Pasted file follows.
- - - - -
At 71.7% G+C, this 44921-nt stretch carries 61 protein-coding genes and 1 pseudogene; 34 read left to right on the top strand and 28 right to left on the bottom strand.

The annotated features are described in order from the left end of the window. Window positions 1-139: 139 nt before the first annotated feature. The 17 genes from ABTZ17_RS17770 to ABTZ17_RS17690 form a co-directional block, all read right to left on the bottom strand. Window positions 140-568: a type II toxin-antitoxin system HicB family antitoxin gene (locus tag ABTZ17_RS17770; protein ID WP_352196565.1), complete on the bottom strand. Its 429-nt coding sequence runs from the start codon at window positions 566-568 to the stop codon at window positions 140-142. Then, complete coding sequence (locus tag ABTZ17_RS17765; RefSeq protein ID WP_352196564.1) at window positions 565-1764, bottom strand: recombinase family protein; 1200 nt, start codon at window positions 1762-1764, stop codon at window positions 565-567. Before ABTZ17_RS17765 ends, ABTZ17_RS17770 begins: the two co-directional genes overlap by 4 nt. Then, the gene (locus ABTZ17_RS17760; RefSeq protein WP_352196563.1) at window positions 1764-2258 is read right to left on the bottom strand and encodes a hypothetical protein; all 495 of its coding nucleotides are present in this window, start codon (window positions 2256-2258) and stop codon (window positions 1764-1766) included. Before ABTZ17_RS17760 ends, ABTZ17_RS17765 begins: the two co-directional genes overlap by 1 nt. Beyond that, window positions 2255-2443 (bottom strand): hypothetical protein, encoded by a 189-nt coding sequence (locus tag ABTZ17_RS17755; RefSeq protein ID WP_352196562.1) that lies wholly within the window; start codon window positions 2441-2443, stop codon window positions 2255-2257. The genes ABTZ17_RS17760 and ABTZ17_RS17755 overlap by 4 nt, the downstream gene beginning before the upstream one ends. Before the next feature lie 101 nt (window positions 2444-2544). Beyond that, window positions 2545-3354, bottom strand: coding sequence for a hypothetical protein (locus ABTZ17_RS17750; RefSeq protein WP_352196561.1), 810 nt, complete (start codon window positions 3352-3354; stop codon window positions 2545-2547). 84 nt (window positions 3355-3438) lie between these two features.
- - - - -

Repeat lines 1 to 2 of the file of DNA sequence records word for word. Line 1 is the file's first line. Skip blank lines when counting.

At 71.7% G+C, this 44921-nt stretch carries 61 protein-coding genes and 1 pseudogene; 34 read left to right on the top strand and 28 right to left on the bottom strand.

The annotated features are described in order from the left end of the window. Window positions 1-139: 139 nt before the first annotated feature. The 17 genes from ABTZ17_RS17770 to ABTZ17_RS17690 form a co-directional block, all read right to left on the bottom strand. Window positions 140-568: a type II toxin-antitoxin system HicB family antitoxin gene (locus tag ABTZ17_RS17770; protein ID WP_352196565.1), complete on the bottom strand. Its 429-nt coding sequence runs from the start codon at window positions 566-568 to the stop codon at window positions 140-142. Then, complete coding sequence (locus tag ABTZ17_RS17765; RefSeq protein ID WP_352196564.1) at window positions 565-1764, bottom strand: recombinase family protein; 1200 nt, start codon at window positions 1762-1764, stop codon at window positions 565-567. Before ABTZ17_RS17765 ends, ABTZ17_RS17770 begins: the two co-directional genes overlap by 4 nt. Then, the gene (locus ABTZ17_RS17760; RefSeq protein WP_352196563.1) at window positions 1764-2258 is read right to left on the bottom strand and encodes a hypothetical protein; all 495 of its coding nucleotides are present in this window, start codon (window positions 2256-2258) and stop codon (window positions 1764-1766) included. Before ABTZ17_RS17760 ends, ABTZ17_RS17765 begins: the two co-directional genes overlap by 1 nt. Beyond that, window positions 2255-2443 (bottom strand): hypothetical protein, encoded by a 189-nt coding sequence (locus tag ABTZ17_RS17755; RefSeq protein ID WP_352196562.1) that lies wholly within the window; start codon window positions 2441-2443, stop codon window positions 2255-2257. The genes ABTZ17_RS17760 and ABTZ17_RS17755 overlap by 4 nt, the downstream gene beginning before the upstream one ends. Before the next feature lie 101 nt (window positions 2444-2544). Beyond that, window positions 2545-3354, bottom strand: coding sequence for a hypothetical protein (locus ABTZ17_RS17750; RefSeq protein WP_352196561.1), 810 nt, complete (start codon window positions 3352-3354; stop codon window positions 2545-2547). 84 nt (window positions 3355-3438) lie between these two features.